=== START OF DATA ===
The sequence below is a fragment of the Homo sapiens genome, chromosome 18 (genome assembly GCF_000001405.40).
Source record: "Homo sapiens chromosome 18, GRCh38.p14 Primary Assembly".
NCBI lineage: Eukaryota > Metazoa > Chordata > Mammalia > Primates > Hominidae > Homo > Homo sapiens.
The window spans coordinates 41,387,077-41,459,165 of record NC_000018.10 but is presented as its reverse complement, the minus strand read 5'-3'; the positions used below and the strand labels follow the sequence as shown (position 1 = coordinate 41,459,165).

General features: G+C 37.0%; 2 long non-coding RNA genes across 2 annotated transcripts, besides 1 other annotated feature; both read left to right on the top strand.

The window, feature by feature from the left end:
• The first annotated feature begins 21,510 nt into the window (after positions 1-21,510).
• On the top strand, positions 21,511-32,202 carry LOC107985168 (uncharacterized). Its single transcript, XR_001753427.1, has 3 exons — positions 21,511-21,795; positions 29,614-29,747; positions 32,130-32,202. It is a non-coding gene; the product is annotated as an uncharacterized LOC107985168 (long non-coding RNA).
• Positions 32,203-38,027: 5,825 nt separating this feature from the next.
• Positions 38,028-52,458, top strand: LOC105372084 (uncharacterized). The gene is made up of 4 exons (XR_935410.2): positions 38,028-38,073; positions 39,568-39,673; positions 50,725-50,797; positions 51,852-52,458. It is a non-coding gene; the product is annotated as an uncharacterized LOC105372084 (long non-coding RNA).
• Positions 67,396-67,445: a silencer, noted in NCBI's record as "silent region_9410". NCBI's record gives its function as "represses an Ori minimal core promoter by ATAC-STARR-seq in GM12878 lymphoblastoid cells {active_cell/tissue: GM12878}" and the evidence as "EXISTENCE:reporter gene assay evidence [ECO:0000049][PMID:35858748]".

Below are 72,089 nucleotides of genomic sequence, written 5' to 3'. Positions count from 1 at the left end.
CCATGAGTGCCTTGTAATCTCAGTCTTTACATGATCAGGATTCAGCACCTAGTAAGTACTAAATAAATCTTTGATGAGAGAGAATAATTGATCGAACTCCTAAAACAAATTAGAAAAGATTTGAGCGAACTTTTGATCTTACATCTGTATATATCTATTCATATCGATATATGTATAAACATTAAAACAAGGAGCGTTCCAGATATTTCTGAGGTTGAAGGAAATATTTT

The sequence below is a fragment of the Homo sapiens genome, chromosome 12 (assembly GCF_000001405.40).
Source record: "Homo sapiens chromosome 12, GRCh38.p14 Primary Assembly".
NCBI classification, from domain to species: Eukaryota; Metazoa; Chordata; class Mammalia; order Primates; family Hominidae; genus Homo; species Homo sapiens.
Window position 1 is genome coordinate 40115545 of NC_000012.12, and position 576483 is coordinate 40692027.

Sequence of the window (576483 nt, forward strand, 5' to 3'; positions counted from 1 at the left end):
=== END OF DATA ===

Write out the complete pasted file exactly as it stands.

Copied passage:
The sequence below is a fragment of the Homo sapiens genome, chromosome 18 (genome assembly GCF_000001405.40).
Source record: "Homo sapiens chromosome 18, GRCh38.p14 Primary Assembly".
NCBI lineage: Eukaryota > Metazoa > Chordata > Mammalia > Primates > Hominidae > Homo > Homo sapiens.
The window spans coordinates 41,387,077-41,459,165 of record NC_000018.10 but is presented as its reverse complement, the minus strand read 5'-3'; the positions used below and the strand labels follow the sequence as shown (position 1 = coordinate 41,459,165).

General features: G+C 37.0%; 2 long non-coding RNA genes across 2 annotated transcripts, besides 1 other annotated feature; both read left to right on the top strand.

The window, feature by feature from the left end:
• The first annotated feature begins 21,510 nt into the window (after positions 1-21,510).
• On the top strand, positions 21,511-32,202 carry LOC107985168 (uncharacterized). Its single transcript, XR_001753427.1, has 3 exons — positions 21,511-21,795; positions 29,614-29,747; positions 32,130-32,202. It is a non-coding gene; the product is annotated as an uncharacterized LOC107985168 (long non-coding RNA).
• Positions 32,203-38,027: 5,825 nt separating this feature from the next.
• Positions 38,028-52,458, top strand: LOC105372084 (uncharacterized). The gene is made up of 4 exons (XR_935410.2): positions 38,028-38,073; positions 39,568-39,673; positions 50,725-50,797; positions 51,852-52,458. It is a non-coding gene; the product is annotated as an uncharacterized LOC105372084 (long non-coding RNA).
• Positions 67,396-67,445: a silencer, noted in NCBI's record as "silent region_9410". NCBI's record gives its function as "represses an Ori minimal core promoter by ATAC-STARR-seq in GM12878 lymphoblastoid cells {active_cell/tissue: GM12878}" and the evidence as "EXISTENCE:reporter gene assay evidence [ECO:0000049][PMID:35858748]".

Below are 72,089 nucleotides of genomic sequence, written 5' to 3'. Positions count from 1 at the left end.
CCATGAGTGCCTTGTAATCTCAGTCTTTACATGATCAGGATTCAGCACCTAGTAAGTACTAAATAAATCTTTGATGAGAGAGAATAATTGATCGAACTCCTAAAACAAATTAGAAAAGATTTGAGCGAACTTTTGATCTTACATCTGTATATATCTATTCATATCGATATATGTATAAACATTAAAACAAGGAGCGTTCCAGATATTTCTGAGGTTGAAGGAAATATTTT

The sequence below is a fragment of the Homo sapiens genome, chromosome 12 (assembly GCF_000001405.40).
Source record: "Homo sapiens chromosome 12, GRCh38.p14 Primary Assembly".
NCBI classification, from domain to species: Eukaryota; Metazoa; Chordata; class Mammalia; order Primates; family Hominidae; genus Homo; species Homo sapiens.
Window position 1 is genome coordinate 40115545 of NC_000012.12, and position 576483 is coordinate 40692027.

Sequence of the window (576483 nt, forward strand, 5' to 3'; positions counted from 1 at the left end):